As is always the case, it is those who are least able to defend themselves that need our help the most. But when we talk about the potentially fatal viruses spread through by the mosquito, one of the most concerning is the West Nile virus (WNV).
Though in the United States we might think of the West Nile virus as an unfortunate thing that afflicts people elsewhere, we are wrong. Here in New Jersey, 2015 saw the last death caused by the virus when a resident of Wall was killed after contracting West Nile. And there’s little need to look too far back in time for the last major epidemic in the United States as a whole. Only in 2012 were 286 people killed by the virus.
For those with weak immune systems - specifically young babies and the elderly – the WNV is particularly dangerous. It is for this reason that we need to protect our loved ones against a disease that, though potentially fatal, can be quite easily prevented if we take the correct measures.
In this blog post we’ll focus on the West Nile virus, but there are other mosquito-born virus transmissions that should also be considered. Recently the Zika virus has posed a threat, particularly to pregnant women.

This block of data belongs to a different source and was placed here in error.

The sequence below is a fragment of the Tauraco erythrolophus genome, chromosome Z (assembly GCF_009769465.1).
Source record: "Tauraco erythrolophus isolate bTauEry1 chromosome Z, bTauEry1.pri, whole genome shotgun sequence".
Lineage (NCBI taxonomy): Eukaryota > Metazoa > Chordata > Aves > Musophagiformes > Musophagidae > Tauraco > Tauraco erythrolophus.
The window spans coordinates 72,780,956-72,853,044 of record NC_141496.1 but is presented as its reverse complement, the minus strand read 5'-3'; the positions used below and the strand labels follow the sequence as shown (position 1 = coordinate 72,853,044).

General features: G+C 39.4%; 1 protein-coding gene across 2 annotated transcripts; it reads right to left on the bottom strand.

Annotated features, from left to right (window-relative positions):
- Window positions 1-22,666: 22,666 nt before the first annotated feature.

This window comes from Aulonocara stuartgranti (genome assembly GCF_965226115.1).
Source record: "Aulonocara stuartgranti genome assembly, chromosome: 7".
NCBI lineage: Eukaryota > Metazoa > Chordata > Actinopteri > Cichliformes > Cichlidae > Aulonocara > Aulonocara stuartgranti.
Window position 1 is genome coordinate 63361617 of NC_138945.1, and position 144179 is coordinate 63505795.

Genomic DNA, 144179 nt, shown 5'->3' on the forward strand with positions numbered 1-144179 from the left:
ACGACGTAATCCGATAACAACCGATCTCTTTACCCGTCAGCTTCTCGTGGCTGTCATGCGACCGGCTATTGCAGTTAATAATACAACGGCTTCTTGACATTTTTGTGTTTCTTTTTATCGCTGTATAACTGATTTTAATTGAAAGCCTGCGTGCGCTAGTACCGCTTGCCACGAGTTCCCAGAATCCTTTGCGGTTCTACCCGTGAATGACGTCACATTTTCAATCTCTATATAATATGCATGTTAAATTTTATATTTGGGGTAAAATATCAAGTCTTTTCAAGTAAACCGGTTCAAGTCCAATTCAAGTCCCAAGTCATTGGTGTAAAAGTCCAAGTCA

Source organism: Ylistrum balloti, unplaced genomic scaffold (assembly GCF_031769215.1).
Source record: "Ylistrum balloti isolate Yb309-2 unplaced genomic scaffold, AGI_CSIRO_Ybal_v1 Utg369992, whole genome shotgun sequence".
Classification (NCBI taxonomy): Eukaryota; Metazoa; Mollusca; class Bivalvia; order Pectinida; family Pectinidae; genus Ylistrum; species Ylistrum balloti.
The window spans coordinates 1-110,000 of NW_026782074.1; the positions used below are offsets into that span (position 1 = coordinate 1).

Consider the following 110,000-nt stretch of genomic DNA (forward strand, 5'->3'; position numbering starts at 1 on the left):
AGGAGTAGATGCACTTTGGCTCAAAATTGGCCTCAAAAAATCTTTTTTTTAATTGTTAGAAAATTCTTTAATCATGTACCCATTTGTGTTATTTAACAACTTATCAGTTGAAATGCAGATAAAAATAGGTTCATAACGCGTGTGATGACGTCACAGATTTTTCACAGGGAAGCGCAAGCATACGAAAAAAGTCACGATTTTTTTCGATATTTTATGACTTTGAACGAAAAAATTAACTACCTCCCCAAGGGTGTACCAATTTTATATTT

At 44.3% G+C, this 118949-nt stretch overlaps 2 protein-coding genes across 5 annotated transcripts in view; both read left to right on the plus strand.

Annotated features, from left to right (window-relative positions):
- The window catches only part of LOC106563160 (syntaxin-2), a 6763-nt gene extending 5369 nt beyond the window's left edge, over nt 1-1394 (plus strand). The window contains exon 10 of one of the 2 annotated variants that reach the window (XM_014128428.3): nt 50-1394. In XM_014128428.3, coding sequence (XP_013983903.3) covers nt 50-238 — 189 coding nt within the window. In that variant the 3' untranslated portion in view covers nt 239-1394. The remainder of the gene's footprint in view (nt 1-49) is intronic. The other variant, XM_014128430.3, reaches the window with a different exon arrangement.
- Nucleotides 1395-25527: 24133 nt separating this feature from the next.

What is the West Nile Virus?
The West Nile virus is the catchall phrase for the production of a group of symptoms, usually showing themselves 2 - 15 days after infection which usually comes via the bite of a virus carrying mosquito.
Though the symptoms can be as simple as a mild head and fever, according to the Mayo Clinic the virus can also cause encephalitis (sudden swelling of the brain) and swelling of the spinal cord. There are also a host of less common side effects like nephritis (swelling of the kidneys) and myocarditis (swelling of heart muscle).
If a person is strongly affected by the virus and infection continues untreated, it can prove fatal.
The Elderly at Risk
The elderly are one of the main groups at risk from the West Nile virus. This is due, broadly speaking, to the delayed antibody response to virus infection.
Usually the immune system has two helpful immune cells, the “T” and the “B”, that migrate to the site of infection and interact to form a “germinal cancer” that forms antibodies to fight a virus. Tests on older mice have shown that with age there are fewer T cells, meaning there aren’t as many cells fighting infection. It is at this point that the virus can become dominant.
Children at Risk
With young children and babies there is a similar risk from the West Nile. The reason for this is that before 24 months of age, the immune system is not developed enough to defend itself from types of viruses that a mosquito can carry. It is therefore as important to offer protection to the young as to the elderly.
Though the risk to pregnant mothers and unborn fetuses is small, there is still a risk.
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